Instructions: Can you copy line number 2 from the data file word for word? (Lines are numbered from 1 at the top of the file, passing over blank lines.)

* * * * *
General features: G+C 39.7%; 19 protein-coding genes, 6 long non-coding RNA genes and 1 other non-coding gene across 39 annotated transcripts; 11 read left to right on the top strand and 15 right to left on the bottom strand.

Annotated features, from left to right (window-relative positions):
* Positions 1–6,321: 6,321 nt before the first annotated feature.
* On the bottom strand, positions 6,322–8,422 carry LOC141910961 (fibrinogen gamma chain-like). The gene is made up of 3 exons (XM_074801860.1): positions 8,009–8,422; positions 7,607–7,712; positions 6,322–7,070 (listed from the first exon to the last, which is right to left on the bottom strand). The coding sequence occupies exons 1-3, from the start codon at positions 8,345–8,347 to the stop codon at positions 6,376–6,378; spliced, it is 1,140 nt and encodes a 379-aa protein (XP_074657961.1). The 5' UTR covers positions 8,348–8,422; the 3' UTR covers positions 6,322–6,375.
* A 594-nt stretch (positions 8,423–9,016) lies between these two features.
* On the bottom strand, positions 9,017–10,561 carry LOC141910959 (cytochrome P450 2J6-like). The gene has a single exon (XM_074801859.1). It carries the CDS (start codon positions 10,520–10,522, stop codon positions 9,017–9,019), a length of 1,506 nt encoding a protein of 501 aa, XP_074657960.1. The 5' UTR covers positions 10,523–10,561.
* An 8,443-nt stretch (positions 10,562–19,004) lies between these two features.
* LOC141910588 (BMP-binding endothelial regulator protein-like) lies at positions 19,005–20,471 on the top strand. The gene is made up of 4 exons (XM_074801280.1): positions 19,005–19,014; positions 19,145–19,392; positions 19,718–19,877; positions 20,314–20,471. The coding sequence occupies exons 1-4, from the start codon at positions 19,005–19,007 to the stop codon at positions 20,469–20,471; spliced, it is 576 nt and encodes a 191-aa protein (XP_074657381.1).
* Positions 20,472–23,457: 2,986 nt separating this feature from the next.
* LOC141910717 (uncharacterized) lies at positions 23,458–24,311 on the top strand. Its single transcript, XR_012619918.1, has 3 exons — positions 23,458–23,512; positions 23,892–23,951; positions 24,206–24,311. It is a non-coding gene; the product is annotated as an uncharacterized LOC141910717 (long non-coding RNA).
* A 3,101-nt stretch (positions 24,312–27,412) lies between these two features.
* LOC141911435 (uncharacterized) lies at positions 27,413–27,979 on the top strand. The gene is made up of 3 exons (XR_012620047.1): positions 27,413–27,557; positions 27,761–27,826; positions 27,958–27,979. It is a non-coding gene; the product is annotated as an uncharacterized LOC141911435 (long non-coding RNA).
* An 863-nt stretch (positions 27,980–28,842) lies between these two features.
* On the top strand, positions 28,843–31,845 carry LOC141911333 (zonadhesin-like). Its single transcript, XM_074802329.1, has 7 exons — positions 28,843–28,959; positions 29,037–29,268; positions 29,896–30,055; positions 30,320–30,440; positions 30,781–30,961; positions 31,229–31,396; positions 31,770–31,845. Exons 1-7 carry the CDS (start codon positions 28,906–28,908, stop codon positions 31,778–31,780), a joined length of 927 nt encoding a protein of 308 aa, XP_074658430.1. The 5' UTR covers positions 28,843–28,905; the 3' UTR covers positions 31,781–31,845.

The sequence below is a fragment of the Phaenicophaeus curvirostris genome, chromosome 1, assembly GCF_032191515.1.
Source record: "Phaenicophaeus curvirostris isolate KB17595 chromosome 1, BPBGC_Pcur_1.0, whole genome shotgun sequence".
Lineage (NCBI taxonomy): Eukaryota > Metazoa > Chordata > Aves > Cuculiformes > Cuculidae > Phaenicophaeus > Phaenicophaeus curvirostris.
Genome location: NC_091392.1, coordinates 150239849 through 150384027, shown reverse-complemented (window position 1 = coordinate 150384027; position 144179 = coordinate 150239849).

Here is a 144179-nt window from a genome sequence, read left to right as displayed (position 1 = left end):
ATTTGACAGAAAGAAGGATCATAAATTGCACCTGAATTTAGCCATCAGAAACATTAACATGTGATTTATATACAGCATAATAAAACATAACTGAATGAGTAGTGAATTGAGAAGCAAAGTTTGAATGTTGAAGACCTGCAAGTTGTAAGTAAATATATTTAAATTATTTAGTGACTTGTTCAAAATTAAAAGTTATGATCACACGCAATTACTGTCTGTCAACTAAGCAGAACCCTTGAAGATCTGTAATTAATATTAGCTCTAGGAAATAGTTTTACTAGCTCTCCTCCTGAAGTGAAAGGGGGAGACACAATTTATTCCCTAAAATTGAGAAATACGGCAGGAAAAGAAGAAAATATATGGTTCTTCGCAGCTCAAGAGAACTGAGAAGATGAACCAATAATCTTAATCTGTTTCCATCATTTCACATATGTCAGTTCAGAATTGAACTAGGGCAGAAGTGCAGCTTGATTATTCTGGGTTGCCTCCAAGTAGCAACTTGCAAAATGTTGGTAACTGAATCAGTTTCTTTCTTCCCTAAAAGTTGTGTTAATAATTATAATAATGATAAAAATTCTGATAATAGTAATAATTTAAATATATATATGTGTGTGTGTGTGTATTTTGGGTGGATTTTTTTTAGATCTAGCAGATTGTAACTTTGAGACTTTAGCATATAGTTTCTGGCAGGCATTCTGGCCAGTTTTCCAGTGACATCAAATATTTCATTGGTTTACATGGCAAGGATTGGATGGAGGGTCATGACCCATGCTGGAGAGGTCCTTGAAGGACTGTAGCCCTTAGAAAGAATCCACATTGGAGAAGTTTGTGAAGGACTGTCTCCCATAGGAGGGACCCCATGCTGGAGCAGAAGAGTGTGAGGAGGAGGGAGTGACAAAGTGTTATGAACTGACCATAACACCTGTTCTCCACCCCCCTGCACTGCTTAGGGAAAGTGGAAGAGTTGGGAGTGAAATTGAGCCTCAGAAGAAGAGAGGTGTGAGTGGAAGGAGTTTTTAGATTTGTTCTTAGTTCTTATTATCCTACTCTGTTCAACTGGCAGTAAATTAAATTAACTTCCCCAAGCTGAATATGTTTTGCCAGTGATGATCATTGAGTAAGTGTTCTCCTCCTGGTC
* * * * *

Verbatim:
Annotated features, from left to right (window-relative positions):